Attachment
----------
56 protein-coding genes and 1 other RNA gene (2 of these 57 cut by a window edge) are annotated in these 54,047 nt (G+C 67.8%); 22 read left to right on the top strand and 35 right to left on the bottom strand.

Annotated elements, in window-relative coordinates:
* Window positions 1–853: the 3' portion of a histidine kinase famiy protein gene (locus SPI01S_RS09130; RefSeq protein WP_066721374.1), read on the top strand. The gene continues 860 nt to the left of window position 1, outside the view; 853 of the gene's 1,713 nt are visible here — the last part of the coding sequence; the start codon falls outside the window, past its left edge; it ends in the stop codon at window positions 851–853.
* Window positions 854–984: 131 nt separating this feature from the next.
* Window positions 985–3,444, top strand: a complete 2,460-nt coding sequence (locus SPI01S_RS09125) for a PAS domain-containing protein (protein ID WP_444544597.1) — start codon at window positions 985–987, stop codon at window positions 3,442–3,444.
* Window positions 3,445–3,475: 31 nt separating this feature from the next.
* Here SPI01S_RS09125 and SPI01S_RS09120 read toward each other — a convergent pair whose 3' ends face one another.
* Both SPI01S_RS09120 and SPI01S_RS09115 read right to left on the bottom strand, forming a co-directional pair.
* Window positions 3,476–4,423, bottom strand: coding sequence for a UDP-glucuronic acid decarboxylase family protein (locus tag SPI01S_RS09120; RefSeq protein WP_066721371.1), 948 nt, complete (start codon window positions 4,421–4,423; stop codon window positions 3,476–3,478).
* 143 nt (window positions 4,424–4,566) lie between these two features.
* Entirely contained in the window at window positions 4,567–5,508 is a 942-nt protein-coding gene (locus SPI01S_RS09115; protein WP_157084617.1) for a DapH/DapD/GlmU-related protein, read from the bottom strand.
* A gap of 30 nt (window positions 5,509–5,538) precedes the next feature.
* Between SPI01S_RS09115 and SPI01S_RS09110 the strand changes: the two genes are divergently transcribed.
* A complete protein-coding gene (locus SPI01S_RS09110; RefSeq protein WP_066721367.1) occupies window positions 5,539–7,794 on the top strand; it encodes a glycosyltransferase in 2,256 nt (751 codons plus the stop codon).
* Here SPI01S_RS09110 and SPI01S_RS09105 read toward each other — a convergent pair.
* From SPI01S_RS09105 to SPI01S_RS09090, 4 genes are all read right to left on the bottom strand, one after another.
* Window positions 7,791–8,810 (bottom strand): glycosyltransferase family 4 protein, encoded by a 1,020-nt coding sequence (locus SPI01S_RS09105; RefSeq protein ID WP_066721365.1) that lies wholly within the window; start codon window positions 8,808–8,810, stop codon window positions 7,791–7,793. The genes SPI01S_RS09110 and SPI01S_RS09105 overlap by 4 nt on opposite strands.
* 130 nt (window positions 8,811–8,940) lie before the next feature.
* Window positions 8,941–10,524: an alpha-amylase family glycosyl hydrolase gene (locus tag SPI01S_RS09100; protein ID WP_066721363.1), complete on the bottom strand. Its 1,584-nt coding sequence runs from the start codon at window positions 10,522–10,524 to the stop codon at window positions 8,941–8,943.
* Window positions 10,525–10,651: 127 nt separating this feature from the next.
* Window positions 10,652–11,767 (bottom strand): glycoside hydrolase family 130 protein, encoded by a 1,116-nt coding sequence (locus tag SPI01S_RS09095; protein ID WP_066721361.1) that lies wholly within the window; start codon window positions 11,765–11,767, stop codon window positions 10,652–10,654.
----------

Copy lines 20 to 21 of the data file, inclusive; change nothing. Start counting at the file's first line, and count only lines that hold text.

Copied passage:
* Window positions 10,525–10,651: 127 nt separating this feature from the next.
* Window positions 10,652–11,767 (bottom strand): glycoside hydrolase family 130 protein, encoded by a 1,116-nt coding sequence (locus tag SPI01S_RS09095; protein ID WP_066721361.1) that lies wholly within the window; start codon window positions 11,765–11,767, stop codon window positions 10,652–10,654.